An essential rule for politicians: always make sure the microphone is off. On March 26 at the Nuclear Security Summit in Seoul, Barack Obama was overheard discussing missile defence with Russian President Dmitri Medvedev. With an open mic, Obama told Medvedev “This is my last election. After my election I have more flexibility.” Russia currently opposes American plans for a missile defence system in Europe as it fears it could be used against Russia, while the US claims that it is protecting itself and Europe from the threat of a nuclear Iran. News of the comment caused a considerable stir, as questions were immediately asked about the implications of the President’s remark. On the very same day, House Speaker John Boehner tweeted “When the president returns from S. Korea, we look forward to hearing what he meant by having ‘more flexibility’ on missile defense.”
Presidential hopeful Mitt Romney then raised the issue in a more forceful manner. In an interview with Wolf Blitzer on CNN, Romney described Russia as “without question our number one geopolitical foe.” Among other issues, Romney expressed particular concern with Russian support for Syria. This provocative statement led to a direct response from Medvedev: “Regarding ideological clichés, every time this or that side uses phrases like ‘enemy number one,’ this always alarms me, this smells of Hollywood and certain times (of the past)…. we are in 2012 and not the mid-1970s.” Nevertheless, Romney reiterated his stance in a Foreign Policy piece about Obama’s foreign policy entitled “Bowing to the Kremlin.” All of this happened while the Nuclear Security Summit was still taking place.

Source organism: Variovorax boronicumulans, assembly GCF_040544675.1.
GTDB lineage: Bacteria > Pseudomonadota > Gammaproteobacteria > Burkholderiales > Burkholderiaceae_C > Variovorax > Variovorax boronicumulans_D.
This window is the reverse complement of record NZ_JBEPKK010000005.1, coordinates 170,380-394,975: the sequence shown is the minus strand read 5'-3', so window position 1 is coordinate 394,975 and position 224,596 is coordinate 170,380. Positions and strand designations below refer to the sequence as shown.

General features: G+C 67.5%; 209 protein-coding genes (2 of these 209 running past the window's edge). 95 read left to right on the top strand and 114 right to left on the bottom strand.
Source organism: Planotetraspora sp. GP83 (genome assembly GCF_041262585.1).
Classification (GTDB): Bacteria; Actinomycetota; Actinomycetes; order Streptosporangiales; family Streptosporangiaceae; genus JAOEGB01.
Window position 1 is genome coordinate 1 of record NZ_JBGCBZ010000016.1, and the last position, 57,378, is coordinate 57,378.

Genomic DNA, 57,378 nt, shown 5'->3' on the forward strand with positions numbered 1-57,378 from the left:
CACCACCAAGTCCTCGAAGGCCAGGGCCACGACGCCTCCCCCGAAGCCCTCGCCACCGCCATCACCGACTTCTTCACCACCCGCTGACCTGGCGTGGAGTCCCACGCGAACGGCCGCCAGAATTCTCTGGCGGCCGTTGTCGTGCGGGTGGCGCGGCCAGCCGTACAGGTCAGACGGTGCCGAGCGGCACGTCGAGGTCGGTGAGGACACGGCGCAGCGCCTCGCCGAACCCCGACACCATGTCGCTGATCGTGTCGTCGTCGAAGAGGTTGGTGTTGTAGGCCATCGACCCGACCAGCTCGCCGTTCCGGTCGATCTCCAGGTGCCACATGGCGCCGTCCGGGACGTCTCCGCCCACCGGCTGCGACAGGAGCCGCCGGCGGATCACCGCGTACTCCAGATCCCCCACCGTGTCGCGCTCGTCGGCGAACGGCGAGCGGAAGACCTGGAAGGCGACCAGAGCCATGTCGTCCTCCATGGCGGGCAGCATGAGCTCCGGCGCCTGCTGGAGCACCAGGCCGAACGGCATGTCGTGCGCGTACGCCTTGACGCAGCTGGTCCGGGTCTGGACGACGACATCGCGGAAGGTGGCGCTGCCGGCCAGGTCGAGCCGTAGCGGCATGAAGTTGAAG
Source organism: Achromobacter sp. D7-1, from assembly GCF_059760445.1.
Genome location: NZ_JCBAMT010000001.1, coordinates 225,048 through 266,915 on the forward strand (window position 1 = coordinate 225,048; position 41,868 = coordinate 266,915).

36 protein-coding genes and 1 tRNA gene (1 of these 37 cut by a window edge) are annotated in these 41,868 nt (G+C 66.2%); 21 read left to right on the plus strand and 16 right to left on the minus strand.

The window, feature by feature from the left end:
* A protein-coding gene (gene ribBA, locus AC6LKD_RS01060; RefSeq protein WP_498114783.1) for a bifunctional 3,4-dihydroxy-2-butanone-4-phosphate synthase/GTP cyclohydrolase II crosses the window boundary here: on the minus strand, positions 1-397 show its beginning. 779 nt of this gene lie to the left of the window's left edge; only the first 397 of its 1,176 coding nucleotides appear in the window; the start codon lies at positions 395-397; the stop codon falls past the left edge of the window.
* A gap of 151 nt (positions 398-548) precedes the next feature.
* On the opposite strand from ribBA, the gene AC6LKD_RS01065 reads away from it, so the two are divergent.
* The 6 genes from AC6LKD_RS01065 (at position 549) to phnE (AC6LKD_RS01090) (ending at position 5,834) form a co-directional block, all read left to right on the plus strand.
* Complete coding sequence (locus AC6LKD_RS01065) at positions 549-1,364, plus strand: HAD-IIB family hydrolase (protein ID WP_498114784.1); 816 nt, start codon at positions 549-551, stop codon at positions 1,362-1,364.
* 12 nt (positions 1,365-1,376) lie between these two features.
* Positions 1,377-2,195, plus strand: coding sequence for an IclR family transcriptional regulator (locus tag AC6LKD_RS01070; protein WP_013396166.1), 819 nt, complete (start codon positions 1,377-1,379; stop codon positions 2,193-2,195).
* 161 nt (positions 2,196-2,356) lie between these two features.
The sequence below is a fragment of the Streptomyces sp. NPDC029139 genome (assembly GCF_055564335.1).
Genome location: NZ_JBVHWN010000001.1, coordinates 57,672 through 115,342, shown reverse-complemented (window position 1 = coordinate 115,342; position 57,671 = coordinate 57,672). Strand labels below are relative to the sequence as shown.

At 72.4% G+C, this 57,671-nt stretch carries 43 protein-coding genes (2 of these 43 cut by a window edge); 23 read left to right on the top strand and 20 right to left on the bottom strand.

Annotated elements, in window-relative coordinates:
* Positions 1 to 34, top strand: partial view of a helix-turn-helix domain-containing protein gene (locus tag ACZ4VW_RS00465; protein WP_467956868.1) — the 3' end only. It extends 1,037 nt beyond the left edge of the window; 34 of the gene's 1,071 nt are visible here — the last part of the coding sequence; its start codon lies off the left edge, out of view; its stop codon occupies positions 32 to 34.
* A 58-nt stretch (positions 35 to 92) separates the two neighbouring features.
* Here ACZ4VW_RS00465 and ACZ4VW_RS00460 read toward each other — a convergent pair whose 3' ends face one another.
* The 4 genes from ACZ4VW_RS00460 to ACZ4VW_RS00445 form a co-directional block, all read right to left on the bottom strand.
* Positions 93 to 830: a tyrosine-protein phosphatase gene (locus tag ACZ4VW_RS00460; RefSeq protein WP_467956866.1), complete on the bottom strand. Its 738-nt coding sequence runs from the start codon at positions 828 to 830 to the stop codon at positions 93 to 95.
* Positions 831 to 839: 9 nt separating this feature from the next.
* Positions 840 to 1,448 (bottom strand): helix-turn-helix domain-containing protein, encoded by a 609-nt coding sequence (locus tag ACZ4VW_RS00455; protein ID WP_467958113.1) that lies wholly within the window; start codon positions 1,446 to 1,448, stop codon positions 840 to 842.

At this point, on March 27, an unusual thing happened in a political landscape where any sign of weakness is usually attacked with glee. When Speaker Boehner was asked if he agreed with Romney, he did not take the opportunity to expand on his tweet and criticise Obama. Instead, he replied that “while the president is overseas, I think it’s appropriate that people not be critical of him or of our country.” Boehner has not yet endorsed a Republican candidate for 2012, but this was still a surprise. John McCain immediately spoke out to respectfully disagree with Boehner, arguing that if Obama “makes a statement that I think could endanger the United States’ national interest, I have to respond no matter where the president of the United States is.” Once Obama was safely back on US soil on March 28, Boehner quickly changed position again, pressing Obama for clarification that “no unilateral concessions will be made to the Russians, before or after the election.” Nevertheless, for a day, the quaint old notion was raised that politics stops at the water’s edge.
The phrase is most commonly associated with Republican Senator Arthur Vanderberg. His belief that politics should stop at the water’s edge lay at the heart of his efforts to create a nonpartisan foreign policy with the Roosevelt and Truman Administrations in the 1940s. However, even for Vandenberg, that did not mean that foreign policy issues were not open for debate. As he explained to a Michigan constituent in January 1950, “‘bipartisan foreign policy’ means a mutual effort, under our indispensible two-Party system, to unite our official voice at the water’s edge so that America speaks with maximum authority against those who would divide and conquer us and the free world. It does not involve the remotest surrender of free debate in determining our position. On the contrary, frank cooperation and free debate are indispensible to ultimate unity. In a word, it simply seeks national security ahead of partisan advantage.”
Of course, history shows us that even at the height of the Cold War, politics rarely stopped completely at the water’s edge, even on the broadest of issues. National security concerns were frequently used to gain political advantage, and not just in election years. And politics hasn’t really stopped in this case either. It appears that the issue here was less about any agreement between Obama and Boehner over policy, and more about the ongoing nature of discussions in Seoul. Boehner’s relative restraint (only relative – he did send the tweet after all) hinted at a recognition that while international negotiations are ongoing, domestic discord does little to support America’s standing in the global sphere, and can in fact undermine American authority. Nevertheless, while more cynical reasons for Boehner’s comment may yet emerge, for now it offers a rare – if fleeting – glimmer of civility in political discourse.